AOL's Sporting News syndicated an article today that was originally posted over at the Sports Business Journal covering Penn State's Division I hockey team and how they're drawing a ton of interest around the state of Pennsylvania. On the surface the story is a nice read, but when you examine the URL for the article at Sporting News things become a bit fuzzy.
The URL is: http://aol.sportingnews.com/nhl/story/2013-01-28/penn-state-hockey-terry-pegula-ice-arena-consol-energy-center-jerry-sandusky
Wait, why is Jerry Sandusky's name included in the URL? Why the need to alter the URL when the original...
...has no mention of Sandusky?
If you take the time to read the piece, you'll find that Sandusky is briefly - and I mean briefly - mentioned near the end of the article in the context that it's nice to see the hockey program excelling as the university attempts to recover from the scandal.
Most sites use the title of the article as their URL, as you see in the URL of this very post. The staff over at Sporting News subscribes to a different method, placing various keywords, or tags, for the URL. The belief is that by doing this your article will become more appealing to the various search engines, thus increasing your page views. Putting key search words in URL titles is nothing new, but including Jerry Sandusky in a random Penn State hockey article comes off as a blatant attempt to "cheat" the system.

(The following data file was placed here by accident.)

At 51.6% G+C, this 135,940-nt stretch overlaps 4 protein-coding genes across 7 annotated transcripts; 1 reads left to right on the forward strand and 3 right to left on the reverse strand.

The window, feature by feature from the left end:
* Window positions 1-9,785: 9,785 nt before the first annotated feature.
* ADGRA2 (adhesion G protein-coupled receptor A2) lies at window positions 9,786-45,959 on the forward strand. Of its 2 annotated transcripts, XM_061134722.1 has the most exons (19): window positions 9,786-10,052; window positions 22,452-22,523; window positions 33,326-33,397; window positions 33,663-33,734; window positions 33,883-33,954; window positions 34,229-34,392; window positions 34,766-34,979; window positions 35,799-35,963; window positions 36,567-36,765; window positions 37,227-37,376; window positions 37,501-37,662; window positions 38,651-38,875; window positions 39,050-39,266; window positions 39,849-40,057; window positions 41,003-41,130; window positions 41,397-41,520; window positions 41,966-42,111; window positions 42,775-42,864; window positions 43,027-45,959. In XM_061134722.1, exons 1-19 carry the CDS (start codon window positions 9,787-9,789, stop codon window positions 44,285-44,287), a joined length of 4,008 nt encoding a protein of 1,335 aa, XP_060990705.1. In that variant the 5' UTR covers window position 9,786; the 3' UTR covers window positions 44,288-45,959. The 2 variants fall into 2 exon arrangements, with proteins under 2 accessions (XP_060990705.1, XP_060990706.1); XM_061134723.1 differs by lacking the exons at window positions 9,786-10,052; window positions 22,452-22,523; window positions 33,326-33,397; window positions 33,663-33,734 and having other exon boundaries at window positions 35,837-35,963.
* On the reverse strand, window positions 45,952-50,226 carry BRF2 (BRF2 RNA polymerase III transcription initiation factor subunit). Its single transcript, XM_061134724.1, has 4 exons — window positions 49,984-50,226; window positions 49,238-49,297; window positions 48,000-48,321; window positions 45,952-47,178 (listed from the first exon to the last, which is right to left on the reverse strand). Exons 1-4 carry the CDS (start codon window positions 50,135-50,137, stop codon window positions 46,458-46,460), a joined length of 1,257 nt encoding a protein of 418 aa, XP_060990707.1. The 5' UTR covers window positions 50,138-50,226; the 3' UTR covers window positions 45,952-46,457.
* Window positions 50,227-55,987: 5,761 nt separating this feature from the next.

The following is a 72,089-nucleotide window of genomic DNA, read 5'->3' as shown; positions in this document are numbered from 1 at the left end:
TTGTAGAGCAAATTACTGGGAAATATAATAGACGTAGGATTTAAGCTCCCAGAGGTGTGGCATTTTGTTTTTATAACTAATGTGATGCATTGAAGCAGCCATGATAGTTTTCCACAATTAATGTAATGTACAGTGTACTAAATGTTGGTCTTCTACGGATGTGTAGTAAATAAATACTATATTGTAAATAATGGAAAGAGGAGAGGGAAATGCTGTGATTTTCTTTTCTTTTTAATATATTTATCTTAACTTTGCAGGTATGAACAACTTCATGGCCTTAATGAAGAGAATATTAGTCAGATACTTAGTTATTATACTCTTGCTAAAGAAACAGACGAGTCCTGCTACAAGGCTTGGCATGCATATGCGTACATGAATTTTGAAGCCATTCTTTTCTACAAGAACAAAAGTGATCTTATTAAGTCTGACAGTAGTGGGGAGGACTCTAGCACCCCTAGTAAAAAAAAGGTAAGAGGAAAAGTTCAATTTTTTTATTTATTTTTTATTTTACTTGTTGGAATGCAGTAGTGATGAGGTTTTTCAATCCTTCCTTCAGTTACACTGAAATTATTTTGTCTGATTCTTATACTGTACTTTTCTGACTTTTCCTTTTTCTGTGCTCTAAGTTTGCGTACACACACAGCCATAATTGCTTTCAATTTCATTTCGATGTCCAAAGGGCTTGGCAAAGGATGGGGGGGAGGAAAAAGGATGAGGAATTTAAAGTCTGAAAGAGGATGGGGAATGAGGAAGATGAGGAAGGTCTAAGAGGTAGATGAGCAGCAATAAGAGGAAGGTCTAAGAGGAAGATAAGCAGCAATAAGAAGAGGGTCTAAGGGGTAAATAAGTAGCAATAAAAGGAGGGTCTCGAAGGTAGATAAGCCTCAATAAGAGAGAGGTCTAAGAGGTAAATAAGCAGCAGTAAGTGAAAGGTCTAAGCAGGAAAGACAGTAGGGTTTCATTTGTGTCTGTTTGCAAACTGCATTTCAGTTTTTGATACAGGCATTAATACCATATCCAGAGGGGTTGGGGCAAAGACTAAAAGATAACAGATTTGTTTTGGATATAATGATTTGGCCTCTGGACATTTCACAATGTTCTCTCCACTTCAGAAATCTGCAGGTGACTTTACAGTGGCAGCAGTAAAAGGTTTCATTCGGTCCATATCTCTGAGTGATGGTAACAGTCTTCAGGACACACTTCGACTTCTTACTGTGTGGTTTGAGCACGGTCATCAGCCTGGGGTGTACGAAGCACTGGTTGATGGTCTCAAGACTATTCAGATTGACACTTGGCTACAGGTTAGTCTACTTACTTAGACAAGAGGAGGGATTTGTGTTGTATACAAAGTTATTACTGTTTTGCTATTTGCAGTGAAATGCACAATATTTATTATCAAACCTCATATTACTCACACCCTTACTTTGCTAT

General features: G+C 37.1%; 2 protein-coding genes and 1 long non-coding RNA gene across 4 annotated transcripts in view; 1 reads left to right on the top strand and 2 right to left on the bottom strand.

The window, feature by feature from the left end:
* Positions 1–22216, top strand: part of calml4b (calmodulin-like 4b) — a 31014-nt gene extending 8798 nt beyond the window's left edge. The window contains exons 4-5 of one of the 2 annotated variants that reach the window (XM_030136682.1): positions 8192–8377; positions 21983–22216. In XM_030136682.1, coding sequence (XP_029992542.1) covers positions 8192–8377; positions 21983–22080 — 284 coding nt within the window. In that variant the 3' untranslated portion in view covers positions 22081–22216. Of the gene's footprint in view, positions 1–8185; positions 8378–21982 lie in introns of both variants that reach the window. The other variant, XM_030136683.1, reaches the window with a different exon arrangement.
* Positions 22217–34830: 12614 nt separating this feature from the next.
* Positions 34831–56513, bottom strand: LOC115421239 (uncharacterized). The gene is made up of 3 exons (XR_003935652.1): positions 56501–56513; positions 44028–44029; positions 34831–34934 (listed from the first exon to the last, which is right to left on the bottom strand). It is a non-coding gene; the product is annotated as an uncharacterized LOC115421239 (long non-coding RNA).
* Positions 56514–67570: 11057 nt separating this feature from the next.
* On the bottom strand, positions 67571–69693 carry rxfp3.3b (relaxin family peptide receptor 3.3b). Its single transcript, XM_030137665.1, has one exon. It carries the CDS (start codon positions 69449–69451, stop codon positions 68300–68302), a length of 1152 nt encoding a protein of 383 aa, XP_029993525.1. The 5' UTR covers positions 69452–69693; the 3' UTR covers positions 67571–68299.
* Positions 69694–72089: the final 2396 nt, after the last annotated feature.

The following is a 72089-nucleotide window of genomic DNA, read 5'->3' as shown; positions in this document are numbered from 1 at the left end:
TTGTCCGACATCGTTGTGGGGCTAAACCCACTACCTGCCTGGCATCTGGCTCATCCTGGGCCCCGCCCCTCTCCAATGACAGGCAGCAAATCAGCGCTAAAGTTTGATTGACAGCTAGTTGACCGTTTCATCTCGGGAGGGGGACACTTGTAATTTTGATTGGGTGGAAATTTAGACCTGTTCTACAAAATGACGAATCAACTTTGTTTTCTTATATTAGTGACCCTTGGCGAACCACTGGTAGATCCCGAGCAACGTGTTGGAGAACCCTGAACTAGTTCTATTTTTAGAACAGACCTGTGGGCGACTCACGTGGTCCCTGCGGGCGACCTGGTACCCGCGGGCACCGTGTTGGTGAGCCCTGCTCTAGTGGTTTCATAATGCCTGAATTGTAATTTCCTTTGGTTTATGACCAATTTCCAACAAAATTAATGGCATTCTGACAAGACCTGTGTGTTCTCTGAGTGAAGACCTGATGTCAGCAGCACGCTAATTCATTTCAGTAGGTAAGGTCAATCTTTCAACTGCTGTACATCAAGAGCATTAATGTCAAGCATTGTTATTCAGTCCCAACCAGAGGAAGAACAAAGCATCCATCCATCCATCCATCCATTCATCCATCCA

In this case, the article is in no way, shape, or form about Jerry Sandusky. It'd be interesting to hear about the editing practice over at the Sporting News and why Sandusky's name was included in the URL. If you're going to place tags in your URL, at least make sure they're somewhat accurate to the story.
(H/T Onward State)
with no print edition, these guys got to be close to folding right? All of their traffic is from AOL and now they're syndicating content and juicing up the SEO.